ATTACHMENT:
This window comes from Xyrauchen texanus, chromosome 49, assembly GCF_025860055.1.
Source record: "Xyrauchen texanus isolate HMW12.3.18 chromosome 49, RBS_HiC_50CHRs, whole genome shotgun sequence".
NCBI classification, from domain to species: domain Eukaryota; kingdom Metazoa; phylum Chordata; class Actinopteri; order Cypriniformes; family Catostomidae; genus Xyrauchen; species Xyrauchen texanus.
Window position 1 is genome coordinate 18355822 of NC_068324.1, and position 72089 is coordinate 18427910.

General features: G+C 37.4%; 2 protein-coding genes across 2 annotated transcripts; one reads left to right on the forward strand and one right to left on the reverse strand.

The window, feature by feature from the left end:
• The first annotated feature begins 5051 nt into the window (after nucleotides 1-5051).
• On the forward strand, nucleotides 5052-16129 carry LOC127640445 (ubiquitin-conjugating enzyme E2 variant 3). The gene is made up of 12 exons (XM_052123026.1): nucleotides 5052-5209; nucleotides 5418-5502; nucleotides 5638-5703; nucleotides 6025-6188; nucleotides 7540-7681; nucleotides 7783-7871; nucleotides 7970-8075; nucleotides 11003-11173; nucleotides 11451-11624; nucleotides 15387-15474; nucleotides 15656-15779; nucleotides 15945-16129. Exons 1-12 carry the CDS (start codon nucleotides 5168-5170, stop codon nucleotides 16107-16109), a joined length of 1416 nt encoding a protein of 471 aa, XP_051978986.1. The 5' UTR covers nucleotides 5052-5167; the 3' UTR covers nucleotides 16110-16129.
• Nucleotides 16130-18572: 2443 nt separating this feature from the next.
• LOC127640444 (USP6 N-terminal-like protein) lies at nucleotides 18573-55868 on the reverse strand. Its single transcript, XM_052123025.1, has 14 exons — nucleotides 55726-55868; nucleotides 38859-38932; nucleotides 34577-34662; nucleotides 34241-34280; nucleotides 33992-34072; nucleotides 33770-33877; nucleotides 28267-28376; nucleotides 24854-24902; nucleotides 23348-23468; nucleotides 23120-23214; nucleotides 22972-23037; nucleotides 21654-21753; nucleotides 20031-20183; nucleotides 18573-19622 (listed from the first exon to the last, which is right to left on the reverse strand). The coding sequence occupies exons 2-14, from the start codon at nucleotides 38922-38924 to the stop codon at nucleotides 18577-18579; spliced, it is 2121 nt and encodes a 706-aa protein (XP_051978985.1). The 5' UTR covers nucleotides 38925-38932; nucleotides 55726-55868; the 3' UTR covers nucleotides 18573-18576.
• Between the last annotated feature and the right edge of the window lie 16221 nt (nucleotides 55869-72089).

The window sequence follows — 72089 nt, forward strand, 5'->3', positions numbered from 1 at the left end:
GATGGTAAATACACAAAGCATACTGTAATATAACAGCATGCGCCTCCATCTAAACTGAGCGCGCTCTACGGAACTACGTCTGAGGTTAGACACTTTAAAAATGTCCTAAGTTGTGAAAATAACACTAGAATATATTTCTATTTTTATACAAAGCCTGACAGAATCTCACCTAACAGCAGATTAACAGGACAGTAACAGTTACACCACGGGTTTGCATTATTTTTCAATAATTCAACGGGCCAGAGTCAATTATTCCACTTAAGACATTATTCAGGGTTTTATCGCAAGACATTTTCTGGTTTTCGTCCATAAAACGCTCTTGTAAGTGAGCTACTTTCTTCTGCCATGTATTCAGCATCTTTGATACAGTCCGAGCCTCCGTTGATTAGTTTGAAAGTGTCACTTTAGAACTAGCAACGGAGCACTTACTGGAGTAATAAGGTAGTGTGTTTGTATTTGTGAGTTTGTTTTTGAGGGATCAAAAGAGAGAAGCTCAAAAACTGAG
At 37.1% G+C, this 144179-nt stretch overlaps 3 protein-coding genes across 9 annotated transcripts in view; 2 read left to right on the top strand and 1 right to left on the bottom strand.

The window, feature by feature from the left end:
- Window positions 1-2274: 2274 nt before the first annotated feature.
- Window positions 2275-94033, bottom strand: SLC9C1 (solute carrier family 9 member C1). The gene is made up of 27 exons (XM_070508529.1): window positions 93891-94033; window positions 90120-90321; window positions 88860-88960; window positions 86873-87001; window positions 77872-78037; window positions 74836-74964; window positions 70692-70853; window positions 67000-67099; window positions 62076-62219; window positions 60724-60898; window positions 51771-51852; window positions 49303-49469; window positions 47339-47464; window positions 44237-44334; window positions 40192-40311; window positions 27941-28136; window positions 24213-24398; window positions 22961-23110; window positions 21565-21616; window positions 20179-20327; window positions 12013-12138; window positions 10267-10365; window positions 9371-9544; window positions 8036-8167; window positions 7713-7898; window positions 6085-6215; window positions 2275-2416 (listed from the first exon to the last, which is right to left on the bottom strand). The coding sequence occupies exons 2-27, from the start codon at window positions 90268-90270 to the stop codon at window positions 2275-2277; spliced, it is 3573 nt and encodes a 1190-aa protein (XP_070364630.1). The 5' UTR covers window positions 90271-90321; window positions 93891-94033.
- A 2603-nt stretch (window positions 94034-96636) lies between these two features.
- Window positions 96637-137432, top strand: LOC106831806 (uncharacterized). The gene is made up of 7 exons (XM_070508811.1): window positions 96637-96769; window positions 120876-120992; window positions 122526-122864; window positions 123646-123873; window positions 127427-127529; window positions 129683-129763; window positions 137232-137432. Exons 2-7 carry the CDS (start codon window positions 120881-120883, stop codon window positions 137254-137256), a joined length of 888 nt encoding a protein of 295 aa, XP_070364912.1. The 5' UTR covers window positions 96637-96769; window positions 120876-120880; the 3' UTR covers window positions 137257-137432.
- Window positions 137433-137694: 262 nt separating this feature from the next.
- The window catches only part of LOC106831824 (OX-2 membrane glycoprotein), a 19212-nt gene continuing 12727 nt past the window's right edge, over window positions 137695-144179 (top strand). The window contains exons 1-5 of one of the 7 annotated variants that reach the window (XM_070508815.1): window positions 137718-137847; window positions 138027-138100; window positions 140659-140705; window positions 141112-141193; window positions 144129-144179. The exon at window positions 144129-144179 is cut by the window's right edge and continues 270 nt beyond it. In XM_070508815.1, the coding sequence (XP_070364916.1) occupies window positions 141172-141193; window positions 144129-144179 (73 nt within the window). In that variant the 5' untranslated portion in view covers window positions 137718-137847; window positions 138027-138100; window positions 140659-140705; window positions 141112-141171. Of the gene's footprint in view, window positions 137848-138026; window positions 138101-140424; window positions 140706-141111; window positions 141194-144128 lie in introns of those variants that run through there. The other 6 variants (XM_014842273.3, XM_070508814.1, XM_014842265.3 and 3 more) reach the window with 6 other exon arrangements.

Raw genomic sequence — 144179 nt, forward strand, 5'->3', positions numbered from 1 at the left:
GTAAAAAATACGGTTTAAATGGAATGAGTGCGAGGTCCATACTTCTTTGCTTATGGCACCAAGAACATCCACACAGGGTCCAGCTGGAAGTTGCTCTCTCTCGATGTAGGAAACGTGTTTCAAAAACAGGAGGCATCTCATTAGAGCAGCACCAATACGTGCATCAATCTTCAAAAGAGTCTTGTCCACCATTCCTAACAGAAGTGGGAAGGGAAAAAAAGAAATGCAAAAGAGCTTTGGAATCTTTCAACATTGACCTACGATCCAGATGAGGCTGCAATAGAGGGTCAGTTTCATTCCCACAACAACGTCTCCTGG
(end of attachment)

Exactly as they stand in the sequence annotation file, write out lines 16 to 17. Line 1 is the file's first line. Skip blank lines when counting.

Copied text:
- Window positions 1-2274: 2274 nt before the first annotated feature.
- Window positions 2275-94033, bottom strand: SLC9C1 (solute carrier family 9 member C1). The gene is made up of 27 exons (XM_070508529.1): window positions 93891-94033; window positions 90120-90321; window positions 88860-88960; window positions 86873-87001; window positions 77872-78037; window positions 74836-74964; window positions 70692-70853; window positions 67000-67099; window positions 62076-62219; window positions 60724-60898; window positions 51771-51852; window positions 49303-49469; window positions 47339-47464; window positions 44237-44334; window positions 40192-40311; window positions 27941-28136; window positions 24213-24398; window positions 22961-23110; window positions 21565-21616; window positions 20179-20327; window positions 12013-12138; window positions 10267-10365; window positions 9371-9544; window positions 8036-8167; window positions 7713-7898; window positions 6085-6215; window positions 2275-2416 (listed from the first exon to the last, which is right to left on the bottom strand). The coding sequence occupies exons 2-27, from the start codon at window positions 90268-90270 to the stop codon at window positions 2275-2277; spliced, it is 3573 nt and encodes a 1190-aa protein (XP_070364630.1). The 5' UTR covers window positions 90271-90321; window positions 93891-94033.